The nucleus of these cells is U-shaped. These cells are mostly found in the connective tissues of the abdomen, intestines, and stomach. They are phagocytic in nature and generally target the complexes formed from binding antibodies with antigens. These cells are reactive to the targets that an antibody marks by combining with the antigen present on the parasitic cells.

Monocytes

These agranular cells are the biggest in size among all the WBCs and are mononuclear in nature. They are generally round in shape but can appear in different shapes. These cells are also phagocytic in nature and can migrate from the blood vessels to the nearest tissues for fighting infections.

The prime leukocytes function of these cells is to protect the tissues of the vital organs with its phagocytic action. Once they enter into tissues between the cells, they either become dendritic cells or macrophages.

Dendritic cells reside in the tissues that mostly come in contact with the antigens such as lungs, skin, nose, and gastrointestinal tract. These cells send information to the nearest lymph glands for the development of immunity.

Macrophages, on the other hand, can be found in all the tissues in our body. These leukocytes assist in the development of hormones and vital blood vessels around the ovaries during pregnancies.

Lymphocytes

This is also another type of agranulocyte WBC assisting the immune system of a human being. It has two types, lymphocyte B and lymphocyte T. B lymphocytes generate antibodies whereas T lymphocytes identify tumor cells and eradicate them. It also assists in controlling the immune response of an individual.

Difference Between Erythrocytes and Leukocytes

Erythrocytes are called red blood cells (RBCs). These cells are non-nucleated blood cells suspended in the plasma and accommodate hemoglobin as a respiratory pigment. Unlike the WBCs, they are red in color and remain inside the blood vessels. They transport oxygen and carbon dioxide to and from the lungs and tissues throughout the body.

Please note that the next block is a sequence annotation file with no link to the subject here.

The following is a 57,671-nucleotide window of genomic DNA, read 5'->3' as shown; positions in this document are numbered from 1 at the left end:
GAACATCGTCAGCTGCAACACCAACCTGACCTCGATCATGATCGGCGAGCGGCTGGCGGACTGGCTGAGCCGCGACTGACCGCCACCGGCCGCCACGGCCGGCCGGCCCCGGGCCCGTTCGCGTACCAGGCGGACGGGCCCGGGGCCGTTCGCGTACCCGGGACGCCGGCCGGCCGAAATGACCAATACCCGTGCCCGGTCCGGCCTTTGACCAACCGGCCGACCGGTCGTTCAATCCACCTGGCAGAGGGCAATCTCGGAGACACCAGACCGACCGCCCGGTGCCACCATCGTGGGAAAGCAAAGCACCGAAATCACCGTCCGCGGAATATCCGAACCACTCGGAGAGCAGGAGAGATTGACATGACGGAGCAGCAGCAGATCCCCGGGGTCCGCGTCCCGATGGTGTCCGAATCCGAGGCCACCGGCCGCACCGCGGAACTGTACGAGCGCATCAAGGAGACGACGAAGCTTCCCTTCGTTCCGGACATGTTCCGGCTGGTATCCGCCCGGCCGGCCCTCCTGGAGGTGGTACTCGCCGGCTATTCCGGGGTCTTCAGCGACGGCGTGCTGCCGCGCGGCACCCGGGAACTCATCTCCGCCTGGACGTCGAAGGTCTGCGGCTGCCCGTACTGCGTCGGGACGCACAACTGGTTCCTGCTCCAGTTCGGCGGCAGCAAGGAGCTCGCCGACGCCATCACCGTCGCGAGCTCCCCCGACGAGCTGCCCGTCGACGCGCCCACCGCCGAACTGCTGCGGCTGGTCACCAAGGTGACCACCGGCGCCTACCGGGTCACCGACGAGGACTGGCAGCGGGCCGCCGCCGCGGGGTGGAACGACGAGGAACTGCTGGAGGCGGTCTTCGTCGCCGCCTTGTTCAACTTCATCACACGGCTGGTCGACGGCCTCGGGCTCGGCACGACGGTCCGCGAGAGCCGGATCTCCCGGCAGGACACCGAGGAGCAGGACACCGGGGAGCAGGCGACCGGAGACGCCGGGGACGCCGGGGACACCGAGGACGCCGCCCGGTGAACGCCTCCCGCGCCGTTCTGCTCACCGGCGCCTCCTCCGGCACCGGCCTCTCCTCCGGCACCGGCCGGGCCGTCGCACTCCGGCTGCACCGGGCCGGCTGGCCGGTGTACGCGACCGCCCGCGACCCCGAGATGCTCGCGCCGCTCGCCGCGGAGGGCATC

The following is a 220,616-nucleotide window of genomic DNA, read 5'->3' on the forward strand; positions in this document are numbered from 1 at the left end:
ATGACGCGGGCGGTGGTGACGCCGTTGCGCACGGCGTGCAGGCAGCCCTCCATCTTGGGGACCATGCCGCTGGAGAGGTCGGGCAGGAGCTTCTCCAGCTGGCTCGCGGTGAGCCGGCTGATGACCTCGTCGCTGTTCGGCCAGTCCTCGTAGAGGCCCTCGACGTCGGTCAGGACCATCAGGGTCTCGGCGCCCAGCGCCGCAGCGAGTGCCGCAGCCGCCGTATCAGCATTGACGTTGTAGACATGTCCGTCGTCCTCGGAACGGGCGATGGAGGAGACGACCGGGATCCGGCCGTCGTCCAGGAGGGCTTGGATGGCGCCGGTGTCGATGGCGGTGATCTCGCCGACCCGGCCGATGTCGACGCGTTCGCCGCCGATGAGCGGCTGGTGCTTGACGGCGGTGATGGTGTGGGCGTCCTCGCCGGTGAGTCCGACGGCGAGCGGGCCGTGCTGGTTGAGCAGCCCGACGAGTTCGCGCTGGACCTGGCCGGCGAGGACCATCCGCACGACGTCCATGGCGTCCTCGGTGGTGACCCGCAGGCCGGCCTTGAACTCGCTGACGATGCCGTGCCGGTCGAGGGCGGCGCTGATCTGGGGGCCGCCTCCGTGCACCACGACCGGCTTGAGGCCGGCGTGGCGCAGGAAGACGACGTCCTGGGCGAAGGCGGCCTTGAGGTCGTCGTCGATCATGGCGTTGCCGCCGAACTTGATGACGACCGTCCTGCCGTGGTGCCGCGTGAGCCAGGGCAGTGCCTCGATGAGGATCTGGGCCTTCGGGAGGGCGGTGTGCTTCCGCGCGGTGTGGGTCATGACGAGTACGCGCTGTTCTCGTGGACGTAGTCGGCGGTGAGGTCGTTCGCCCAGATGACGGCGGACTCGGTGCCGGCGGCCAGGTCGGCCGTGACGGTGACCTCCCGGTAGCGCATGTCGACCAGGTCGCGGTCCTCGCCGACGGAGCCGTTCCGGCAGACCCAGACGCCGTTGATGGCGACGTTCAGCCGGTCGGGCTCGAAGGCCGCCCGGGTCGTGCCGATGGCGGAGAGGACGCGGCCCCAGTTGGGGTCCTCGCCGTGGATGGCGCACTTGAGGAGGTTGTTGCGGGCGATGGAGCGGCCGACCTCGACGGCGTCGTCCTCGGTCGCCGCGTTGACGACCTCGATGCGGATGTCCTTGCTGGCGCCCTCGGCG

RBCs are smaller in size than WBCs. They live for 120 days whereas the average lifespan of WBCs is 12-20 days. They do not take part in immune responses, rather aid in the coagulation of blood in the ruptured vessels to stop bleeding. There is only one type of RBC in the blood.

This is the detailed explanation of leukocytes present in our circulatory system and their functions. The characteristic features and functions differentiate these cells creating 5 types of leukocytes, responsible for various immunological responses.


FAQs (Frequently Asked Questions)

1. Why the WBCs are nucleated whereas the RBCs are not?

Ans: WBCs do not have to carry hemoglobin at a high amount for carrying gases. They perform reactions to keep our body protected from infections and cancer cell formation. They do not need extra space to accommodate respiratory pigments as they get changed once they perform their functions.

2. Why do WBCs squeeze out of the blood vessels?

Ans: They reach the tissues affected by any infection or the presence of foreign entities to protect them. Their phagocytic nature enables them to squeeze out of the blood vessels and enter the gaps between the cells to perform their functions.